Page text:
Around 88 entities might close because of the economic impact of the pandemic. The Bible Society in England has launched a £5m plan, to save those most at-risk.
The financial fallout, the lockdown and the security measures of the coronavirus, has left dozens of Bible Societies around the world at risk of closure.
The pandemic has stopped the face-to-face sale of Bibles through the Societies, which in some countries like Jordan, Burkina Faso and Egypt, are the only or one of the few points of sale.
It has also hindered their vital fundraising work in local churches, as well as their Bible translations and engagement work, and the additional programmes to support vulnerable minority groups like street children, the blind and the illiterate that they run.
Because of all this, around 88 Bible Societies worldwide, which serves 245 million people, are threatened with closure, Christian Today reports.
“If these Bible Societies close, we will face a situation where the Bible will not be distributed in some countries and there will be a great risk of Christian communities not having access to the Bible”, Oldi Morava, Director of International Mission for the Bible Society, in England, said.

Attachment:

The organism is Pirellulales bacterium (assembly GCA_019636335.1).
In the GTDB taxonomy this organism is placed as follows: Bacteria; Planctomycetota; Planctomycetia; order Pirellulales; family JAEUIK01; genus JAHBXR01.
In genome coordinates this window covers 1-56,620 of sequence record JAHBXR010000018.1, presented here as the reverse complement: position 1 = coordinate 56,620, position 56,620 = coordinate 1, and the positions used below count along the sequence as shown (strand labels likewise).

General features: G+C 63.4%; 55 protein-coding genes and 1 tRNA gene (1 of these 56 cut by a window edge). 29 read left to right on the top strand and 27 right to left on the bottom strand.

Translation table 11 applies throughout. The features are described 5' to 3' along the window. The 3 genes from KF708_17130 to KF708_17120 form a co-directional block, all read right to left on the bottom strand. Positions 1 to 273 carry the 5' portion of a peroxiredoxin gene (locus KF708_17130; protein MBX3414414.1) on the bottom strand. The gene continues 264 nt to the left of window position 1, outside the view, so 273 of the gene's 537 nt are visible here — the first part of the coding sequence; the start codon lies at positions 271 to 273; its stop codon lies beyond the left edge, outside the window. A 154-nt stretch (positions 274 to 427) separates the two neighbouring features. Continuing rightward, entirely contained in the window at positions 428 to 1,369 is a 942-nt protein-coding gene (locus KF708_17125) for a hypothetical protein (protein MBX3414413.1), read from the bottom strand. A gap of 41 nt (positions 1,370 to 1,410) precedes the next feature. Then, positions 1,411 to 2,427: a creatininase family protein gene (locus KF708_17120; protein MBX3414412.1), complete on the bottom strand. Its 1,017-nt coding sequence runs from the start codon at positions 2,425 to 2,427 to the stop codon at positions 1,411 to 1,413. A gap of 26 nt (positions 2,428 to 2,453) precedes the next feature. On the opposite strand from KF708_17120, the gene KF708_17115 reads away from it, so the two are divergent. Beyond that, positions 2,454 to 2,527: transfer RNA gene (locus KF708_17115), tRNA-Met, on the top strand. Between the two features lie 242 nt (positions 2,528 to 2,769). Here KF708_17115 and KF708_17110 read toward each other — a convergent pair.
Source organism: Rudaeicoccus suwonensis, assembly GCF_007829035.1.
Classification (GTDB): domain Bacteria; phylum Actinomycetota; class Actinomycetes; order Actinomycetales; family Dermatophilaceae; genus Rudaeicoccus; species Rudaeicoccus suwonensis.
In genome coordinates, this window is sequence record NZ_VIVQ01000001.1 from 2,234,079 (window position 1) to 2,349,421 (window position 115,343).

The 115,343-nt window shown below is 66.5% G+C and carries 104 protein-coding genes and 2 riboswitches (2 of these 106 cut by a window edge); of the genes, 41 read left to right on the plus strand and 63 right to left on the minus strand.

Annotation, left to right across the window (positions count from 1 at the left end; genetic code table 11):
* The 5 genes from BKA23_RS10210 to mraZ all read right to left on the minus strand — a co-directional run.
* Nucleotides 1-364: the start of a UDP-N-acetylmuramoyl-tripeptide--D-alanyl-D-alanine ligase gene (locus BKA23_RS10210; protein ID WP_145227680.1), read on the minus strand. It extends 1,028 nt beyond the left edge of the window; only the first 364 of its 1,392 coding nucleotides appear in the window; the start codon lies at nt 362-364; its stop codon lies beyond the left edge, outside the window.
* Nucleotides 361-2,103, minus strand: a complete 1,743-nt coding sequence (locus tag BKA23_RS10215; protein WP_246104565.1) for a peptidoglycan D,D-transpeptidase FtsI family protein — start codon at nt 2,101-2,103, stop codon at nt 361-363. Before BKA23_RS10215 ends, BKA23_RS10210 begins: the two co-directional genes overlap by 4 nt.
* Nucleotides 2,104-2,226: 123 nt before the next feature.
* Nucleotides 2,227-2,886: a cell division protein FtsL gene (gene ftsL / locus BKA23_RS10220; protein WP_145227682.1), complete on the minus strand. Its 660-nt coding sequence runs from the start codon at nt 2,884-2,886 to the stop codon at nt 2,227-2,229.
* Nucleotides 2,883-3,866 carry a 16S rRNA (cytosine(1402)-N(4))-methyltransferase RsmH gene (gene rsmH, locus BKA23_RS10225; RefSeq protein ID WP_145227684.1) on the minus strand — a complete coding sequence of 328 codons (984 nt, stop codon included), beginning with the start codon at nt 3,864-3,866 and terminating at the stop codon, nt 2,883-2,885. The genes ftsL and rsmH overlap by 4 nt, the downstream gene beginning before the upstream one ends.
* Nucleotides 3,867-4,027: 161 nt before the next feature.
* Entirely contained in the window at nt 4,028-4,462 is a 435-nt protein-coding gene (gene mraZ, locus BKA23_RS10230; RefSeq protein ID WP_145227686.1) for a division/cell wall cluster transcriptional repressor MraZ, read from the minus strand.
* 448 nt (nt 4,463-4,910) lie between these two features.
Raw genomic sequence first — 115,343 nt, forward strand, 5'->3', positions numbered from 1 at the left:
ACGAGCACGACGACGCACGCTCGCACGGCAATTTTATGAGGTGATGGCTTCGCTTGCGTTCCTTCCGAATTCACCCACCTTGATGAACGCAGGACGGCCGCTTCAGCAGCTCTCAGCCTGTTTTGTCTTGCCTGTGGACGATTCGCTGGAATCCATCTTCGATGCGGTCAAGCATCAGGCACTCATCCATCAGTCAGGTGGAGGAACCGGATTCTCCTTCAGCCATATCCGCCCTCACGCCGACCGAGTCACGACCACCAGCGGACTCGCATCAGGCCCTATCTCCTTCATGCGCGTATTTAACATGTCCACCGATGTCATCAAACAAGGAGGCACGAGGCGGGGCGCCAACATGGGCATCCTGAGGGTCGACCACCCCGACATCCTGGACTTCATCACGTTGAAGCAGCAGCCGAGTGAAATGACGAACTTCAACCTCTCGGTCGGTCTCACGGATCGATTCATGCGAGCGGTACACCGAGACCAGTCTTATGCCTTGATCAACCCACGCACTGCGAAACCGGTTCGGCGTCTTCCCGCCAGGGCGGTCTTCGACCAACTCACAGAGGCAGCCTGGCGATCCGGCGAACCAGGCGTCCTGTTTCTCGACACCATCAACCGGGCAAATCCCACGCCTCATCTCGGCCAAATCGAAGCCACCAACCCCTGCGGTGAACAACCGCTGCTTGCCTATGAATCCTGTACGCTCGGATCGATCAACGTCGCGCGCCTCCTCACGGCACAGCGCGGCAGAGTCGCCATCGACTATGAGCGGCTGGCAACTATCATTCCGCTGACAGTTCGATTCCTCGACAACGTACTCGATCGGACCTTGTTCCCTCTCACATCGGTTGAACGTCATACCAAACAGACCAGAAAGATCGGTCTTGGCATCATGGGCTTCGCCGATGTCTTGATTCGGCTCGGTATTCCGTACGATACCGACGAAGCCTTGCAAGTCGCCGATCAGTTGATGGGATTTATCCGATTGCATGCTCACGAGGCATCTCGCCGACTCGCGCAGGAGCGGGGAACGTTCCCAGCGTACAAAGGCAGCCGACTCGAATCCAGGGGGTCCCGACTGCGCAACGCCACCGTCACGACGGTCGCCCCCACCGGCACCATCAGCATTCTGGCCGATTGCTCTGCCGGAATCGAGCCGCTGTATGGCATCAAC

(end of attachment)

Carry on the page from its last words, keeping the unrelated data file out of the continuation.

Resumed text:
The Bible Society in England has launched a £5m plan, to save the most at-risk Societies. The first set of funds already earmarked for Gambia, Sri Lanka and Costa Rica.
According to Morava, “in all of these countries, the Bible has an impact on people's lives, and can change individuals lives and their communities in a radical way”.
“Bible Societies have been operating for more than 200 years. We've gone through two world wars and the 1918 flu pandemic. We've always been able to continue. It would be dreadful if some Bible Societies around the world had to close now because of the coronavirus pandemic”, he added.
The Bible Society was founded in 1804 by Christian campaigners, including British politician and leader of the movement to abolish the slave trade, William Wilberforce.
Today there are 150 Bible Societies around the world.